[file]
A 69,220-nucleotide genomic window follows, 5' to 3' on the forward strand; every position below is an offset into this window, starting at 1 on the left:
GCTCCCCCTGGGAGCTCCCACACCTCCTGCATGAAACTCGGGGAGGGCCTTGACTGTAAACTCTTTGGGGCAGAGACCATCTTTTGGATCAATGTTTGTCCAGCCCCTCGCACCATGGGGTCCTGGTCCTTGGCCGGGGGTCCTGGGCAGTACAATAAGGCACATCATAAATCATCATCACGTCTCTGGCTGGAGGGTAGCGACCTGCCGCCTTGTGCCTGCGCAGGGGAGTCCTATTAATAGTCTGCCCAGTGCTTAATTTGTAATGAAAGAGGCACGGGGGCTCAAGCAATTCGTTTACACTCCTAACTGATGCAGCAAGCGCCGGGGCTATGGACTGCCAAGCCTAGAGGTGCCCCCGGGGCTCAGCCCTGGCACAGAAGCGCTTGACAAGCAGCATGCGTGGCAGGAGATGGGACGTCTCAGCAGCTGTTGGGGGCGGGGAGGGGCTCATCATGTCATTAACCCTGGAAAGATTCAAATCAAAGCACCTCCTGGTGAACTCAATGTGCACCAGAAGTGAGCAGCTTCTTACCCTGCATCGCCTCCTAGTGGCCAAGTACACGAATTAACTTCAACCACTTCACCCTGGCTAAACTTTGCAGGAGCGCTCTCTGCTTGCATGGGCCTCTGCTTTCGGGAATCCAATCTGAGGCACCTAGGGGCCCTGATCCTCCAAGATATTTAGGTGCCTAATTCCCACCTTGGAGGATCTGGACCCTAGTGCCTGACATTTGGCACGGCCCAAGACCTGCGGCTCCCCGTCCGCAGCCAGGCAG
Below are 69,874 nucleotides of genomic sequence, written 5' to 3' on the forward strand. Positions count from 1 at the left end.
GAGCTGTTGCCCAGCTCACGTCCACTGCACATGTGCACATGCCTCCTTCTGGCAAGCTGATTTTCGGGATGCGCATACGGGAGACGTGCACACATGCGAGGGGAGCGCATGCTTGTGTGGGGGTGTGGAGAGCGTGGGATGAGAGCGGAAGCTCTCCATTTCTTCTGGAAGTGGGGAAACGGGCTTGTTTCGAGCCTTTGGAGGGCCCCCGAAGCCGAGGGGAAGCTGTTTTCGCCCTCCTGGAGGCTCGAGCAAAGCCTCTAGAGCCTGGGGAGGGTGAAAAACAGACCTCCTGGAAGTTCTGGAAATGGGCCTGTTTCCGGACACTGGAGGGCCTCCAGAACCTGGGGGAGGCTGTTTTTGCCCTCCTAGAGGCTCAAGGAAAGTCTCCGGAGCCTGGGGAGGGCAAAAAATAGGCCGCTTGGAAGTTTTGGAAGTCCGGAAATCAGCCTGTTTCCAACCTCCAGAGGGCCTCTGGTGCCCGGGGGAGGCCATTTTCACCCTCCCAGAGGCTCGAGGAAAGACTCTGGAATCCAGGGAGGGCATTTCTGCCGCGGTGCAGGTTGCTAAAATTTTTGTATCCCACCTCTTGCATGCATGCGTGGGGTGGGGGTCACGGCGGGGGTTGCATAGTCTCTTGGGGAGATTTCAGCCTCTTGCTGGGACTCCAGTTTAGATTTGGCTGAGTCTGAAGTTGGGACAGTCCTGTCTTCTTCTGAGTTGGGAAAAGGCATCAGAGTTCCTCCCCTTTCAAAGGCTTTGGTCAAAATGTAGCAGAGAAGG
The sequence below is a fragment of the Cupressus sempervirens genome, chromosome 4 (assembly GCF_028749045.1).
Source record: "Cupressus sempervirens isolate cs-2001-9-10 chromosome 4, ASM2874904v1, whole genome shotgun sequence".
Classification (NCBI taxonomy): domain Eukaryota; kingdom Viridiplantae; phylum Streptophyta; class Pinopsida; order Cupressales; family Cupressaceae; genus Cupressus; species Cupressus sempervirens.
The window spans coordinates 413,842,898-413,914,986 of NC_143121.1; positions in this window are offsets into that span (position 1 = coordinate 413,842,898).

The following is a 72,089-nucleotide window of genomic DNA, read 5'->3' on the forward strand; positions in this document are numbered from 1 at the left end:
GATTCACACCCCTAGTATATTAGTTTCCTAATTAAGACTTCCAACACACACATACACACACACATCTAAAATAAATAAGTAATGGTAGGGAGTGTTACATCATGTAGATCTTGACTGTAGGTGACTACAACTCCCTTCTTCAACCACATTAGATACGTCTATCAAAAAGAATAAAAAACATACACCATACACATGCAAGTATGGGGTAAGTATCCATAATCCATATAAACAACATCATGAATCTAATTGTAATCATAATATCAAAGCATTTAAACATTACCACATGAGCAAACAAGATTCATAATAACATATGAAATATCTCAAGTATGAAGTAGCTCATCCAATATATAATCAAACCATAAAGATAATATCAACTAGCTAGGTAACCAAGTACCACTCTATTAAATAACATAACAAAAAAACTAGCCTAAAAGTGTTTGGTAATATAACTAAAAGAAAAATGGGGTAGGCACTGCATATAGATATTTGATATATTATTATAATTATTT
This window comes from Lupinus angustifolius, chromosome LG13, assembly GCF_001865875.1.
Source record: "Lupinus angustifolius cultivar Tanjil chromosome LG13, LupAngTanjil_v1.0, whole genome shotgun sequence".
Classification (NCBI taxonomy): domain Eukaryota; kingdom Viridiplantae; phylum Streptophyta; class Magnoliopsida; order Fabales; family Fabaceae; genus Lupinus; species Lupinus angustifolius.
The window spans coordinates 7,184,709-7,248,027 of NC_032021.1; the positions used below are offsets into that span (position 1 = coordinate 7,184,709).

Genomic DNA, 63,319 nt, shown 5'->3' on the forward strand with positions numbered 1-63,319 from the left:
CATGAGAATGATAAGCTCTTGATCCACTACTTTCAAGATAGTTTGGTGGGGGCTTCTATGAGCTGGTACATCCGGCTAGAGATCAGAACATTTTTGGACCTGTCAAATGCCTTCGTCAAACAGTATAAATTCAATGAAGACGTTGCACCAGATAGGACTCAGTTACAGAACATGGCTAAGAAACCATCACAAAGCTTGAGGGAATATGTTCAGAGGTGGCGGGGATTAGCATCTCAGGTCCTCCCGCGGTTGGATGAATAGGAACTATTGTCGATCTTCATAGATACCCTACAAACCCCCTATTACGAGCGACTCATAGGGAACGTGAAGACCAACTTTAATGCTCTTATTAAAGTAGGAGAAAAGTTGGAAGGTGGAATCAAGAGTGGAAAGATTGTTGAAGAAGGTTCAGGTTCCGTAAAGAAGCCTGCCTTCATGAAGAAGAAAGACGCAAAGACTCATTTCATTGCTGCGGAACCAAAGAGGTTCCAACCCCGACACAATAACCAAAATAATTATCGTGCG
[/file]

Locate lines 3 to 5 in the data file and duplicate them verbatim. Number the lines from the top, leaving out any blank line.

Below are 69,874 nucleotides of genomic sequence, written 5' to 3' on the forward strand. Positions count from 1 at the left end.
GAGCTGTTGCCCAGCTCACGTCCACTGCACATGTGCACATGCCTCCTTCTGGCAAGCTGATTTTCGGGATGCGCATACGGGAGACGTGCACACATGCGAGGGGAGCGCATGCTTGTGTGGGGGTGTGGAGAGCGTGGGATGAGAGCGGAAGCTCTCCATTTCTTCTGGAAGTGGGGAAACGGGCTTGTTTCGAGCCTTTGGAGGGCCCCCGAAGCCGAGGGGAAGCTGTTTTCGCCCTCCTGGAGGCTCGAGCAAAGCCTCTAGAGCCTGGGGAGGGTGAAAAACAGACCTCCTGGAAGTTCTGGAAATGGGCCTGTTTCCGGACACTGGAGGGCCTCCAGAACCTGGGGGAGGCTGTTTTTGCCCTCCTAGAGGCTCAAGGAAAGTCTCCGGAGCCTGGGGAGGGCAAAAAATAGGCCGCTTGGAAGTTTTGGAAGTCCGGAAATCAGCCTGTTTCCAACCTCCAGAGGGCCTCTGGTGCCCGGGGGAGGCCATTTTCACCCTCCCAGAGGCTCGAGGAAAGACTCTGGAATCCAGGGAGGGCATTTCTGCCGCGGTGCAGGTTGCTAAAATTTTTGTATCCCACCTCTTGCATGCATGCGTGGGGTGGGGGTCACGGCGGGGGTTGCATAGTCTCTTGGGGAGATTTCAGCCTCTTGCTGGGACTCCAGTTTAGATTTGGCTGAGTCTGAAGTTGGGACAGTCCTGTCTTCTTCTGAGTTGGGAAAAGGCATCAGAGTTCCTCCCCTTTCAAAGGCTTTGGTCAAAATGTAGCAGAGAAGG
The sequence below is a fragment of the Cupressus sempervirens genome, chromosome 4 (assembly GCF_028749045.1).